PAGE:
When you buy a grow tent, what you get is the tent and possibly some shelving. That’s not enough. You will also need to obtain, at the very least, a humidifier, and possibly also a heater, hygrometer, thermometer, timer, and lights. If you want to automate the chamber, you’ll need some sort of computer to run the whole thing. If you expect the mushrooms to start releasing spores before you harvest them, you’ll need an exhaust system, too. And you’ll need to modify the tent so that all of the above can connect to it.
The Full Setup (Heater, Ventilation, Lighting, Humidifier)
How you’ll set up your grow tent depends on what kind of tent you get and, to some extent, on what kind of mushrooms you’re growing.
One popular set-up is called a Martha[ii] (apparently it was first made using a product sold by Martha Stewart). It involves a wire frame with four or more shelves covered by a transparent plastic sheath with a door-flap. The shelves allow you to place plenty of cakes or bags inside simultaneously, while the plastic sheath retains both warmth and humidity. There’s just a few complications.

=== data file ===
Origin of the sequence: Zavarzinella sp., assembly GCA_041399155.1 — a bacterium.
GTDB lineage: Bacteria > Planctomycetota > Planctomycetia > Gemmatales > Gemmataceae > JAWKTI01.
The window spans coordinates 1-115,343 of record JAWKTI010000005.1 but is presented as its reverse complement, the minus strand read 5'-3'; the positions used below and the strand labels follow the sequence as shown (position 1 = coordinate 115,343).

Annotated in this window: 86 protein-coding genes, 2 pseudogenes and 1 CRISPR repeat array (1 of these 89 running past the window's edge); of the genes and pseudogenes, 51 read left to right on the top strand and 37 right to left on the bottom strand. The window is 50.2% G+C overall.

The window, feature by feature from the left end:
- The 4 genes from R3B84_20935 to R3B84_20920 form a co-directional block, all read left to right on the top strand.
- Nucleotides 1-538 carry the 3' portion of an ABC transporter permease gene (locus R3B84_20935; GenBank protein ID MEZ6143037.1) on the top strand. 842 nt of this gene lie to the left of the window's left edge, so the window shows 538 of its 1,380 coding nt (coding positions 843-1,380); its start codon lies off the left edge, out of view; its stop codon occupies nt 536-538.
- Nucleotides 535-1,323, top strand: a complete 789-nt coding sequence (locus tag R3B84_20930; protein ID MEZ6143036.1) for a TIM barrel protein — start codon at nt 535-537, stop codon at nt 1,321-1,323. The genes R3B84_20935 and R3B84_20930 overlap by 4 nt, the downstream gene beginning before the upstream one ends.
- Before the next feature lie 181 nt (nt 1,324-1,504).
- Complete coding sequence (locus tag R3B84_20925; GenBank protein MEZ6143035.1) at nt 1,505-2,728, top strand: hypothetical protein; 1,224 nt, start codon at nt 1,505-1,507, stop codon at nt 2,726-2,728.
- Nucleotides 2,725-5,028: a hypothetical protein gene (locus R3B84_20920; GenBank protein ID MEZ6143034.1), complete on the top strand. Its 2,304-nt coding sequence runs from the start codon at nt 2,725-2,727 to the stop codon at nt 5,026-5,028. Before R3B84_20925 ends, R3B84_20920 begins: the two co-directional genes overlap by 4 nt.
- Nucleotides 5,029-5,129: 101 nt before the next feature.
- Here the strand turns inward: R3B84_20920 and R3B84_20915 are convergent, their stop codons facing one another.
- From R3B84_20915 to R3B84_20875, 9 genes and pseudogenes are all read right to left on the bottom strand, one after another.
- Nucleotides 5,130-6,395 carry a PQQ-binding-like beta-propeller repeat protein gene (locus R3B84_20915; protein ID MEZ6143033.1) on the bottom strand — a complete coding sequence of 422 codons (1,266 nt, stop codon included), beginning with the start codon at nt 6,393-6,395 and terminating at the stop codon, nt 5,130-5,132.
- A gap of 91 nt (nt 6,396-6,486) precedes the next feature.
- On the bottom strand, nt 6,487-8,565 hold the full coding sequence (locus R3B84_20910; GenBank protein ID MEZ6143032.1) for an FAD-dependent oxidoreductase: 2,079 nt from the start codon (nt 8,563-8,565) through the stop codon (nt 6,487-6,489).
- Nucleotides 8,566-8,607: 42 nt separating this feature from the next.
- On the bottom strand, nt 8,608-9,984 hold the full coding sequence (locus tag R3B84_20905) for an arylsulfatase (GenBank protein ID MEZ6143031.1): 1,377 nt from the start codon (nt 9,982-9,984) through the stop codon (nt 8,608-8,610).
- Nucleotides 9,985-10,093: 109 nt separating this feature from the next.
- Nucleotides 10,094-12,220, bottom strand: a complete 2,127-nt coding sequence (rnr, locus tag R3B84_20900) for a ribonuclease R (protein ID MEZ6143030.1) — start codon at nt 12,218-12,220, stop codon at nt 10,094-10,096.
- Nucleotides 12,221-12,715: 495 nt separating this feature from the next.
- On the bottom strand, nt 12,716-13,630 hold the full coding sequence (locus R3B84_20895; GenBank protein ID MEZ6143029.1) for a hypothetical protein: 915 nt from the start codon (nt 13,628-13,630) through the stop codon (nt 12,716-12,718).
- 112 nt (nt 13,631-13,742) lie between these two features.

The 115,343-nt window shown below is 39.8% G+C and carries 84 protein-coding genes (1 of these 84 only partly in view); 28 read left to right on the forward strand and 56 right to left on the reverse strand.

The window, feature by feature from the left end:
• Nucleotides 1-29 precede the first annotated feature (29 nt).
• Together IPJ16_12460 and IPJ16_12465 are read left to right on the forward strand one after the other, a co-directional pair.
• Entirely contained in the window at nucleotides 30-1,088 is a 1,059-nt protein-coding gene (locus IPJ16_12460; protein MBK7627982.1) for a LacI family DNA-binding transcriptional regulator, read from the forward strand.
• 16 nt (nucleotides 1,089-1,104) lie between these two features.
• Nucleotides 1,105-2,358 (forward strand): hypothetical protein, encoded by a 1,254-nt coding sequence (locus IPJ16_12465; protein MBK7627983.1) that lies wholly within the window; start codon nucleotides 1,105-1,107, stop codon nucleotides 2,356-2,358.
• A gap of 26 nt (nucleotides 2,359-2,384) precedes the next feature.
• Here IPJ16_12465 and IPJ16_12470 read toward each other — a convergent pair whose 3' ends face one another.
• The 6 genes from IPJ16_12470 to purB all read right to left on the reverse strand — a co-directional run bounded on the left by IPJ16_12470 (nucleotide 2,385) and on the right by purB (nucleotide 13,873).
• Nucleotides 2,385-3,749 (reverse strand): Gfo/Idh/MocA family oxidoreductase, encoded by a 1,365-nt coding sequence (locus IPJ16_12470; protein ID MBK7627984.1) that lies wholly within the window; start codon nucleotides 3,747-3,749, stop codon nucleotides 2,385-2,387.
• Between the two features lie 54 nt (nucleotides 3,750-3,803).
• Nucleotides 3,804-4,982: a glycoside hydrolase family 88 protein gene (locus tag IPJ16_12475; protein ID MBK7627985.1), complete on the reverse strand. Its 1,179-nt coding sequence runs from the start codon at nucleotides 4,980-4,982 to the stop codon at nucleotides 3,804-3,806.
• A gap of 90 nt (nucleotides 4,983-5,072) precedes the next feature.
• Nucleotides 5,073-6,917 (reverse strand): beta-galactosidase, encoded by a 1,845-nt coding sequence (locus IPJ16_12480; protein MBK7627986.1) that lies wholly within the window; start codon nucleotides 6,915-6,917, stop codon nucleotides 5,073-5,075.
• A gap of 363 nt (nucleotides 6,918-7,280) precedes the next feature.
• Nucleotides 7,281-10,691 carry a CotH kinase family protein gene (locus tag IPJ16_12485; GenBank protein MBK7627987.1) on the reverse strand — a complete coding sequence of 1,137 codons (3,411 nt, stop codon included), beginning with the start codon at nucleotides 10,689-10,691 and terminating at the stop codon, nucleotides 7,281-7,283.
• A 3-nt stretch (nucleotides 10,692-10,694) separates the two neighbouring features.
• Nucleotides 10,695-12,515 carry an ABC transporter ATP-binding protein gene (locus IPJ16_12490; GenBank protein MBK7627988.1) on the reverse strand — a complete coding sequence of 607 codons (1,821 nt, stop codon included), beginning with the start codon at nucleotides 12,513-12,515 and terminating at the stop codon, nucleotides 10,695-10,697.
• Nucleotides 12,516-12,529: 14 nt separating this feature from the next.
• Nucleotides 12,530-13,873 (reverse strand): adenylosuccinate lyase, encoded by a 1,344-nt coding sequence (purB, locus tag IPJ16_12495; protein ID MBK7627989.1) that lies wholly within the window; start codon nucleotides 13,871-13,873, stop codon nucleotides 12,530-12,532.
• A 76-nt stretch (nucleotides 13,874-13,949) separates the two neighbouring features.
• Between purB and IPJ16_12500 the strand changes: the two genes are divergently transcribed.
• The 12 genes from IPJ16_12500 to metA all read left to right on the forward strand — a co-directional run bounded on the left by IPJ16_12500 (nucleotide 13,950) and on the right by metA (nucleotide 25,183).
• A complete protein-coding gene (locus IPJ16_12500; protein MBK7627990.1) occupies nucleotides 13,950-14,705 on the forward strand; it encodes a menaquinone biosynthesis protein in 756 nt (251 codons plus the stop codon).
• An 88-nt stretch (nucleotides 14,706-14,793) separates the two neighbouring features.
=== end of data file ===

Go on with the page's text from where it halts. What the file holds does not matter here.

You’ll have to add the humidity, to begin with. Unless you want to spend a lot of time squirting spray bottles, you’ll want to install a humidifier on a timer (too much humidity is also bad). Conceivably, you could put the humidifier inside the tent, but then you wouldn’t have any fresh air exchange, and the humidity levels might differ from the top to the bottom of the tent. Attaching a humidifier to the tent by two different tubes (this means cutting holes in the tent and then ceiling the holes around the tubes to prevent leakage) brings in fresh air with the humidity and ensures even humidity throughout. Some species will require additional fresh air, in which case you can just open the door and fan daily.